On an acoustic I'd just tune the strings all about a semitone high then after a good strum I'd tune them right. Seems to work for me.

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Kaz brings up an interesting point:

Not returning to the original pitch indicates that the material has been extended beyond its elastic limit

This is mostly true, which is why you'll notice that stretching the top strings doesn't do all that much. However the wound strings (typically the bottom 3 or 4) absolutely need to be stretched, because the slack in the windings needs to be removed. I usually grab the string with a rag and pull firmly but with control up towards the headstock then down towards the bridge, all the way up and down the string. If you go sideways, you're not applying less stress to either 'connection' of the string to the body/neck, but you are adding a shearing force to the neck. Probably not enough to damage anything, but it just seems like unnecessary risk to me.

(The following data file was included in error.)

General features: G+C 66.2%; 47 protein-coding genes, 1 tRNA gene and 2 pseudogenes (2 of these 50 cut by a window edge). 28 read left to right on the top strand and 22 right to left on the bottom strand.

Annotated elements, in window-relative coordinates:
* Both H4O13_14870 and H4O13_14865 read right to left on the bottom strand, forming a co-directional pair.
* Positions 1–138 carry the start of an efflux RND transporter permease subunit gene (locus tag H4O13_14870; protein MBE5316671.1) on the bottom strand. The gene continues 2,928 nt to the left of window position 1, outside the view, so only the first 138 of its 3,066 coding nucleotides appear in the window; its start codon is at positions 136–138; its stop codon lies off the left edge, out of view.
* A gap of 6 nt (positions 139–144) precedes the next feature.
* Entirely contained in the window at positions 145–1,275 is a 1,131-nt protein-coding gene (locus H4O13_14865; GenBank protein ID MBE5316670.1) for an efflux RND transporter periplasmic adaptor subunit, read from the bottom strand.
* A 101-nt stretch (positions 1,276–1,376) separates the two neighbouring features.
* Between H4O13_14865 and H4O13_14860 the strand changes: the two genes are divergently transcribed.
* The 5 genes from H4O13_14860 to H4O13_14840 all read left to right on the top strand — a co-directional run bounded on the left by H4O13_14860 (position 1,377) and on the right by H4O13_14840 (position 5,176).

A normal guitar of decent construction quality should be able to easily withstand the force that this puts on the tuners/neck and bridge. If the construction of yours makes it vulnerable to this type of force in either direction, you'll have to be a little smarter about how you go about stretching. When I restring my double-locking Ibanez of the sort notorious for hair-line fractures in the finish behind the nut I always make sure to leave it unlocked until I finish.

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An old question with many answers... but the one thing no-one seems to have mentioned is that the care & attention applied in the actual stringing process can considerably reduce the amount of stretching required.

Method 1 - the sloppy way...

  • Tuck the end of the string through the slot, then wrap as much of the rest as you can round the post before you have to give up & use the machine-head for the last bit.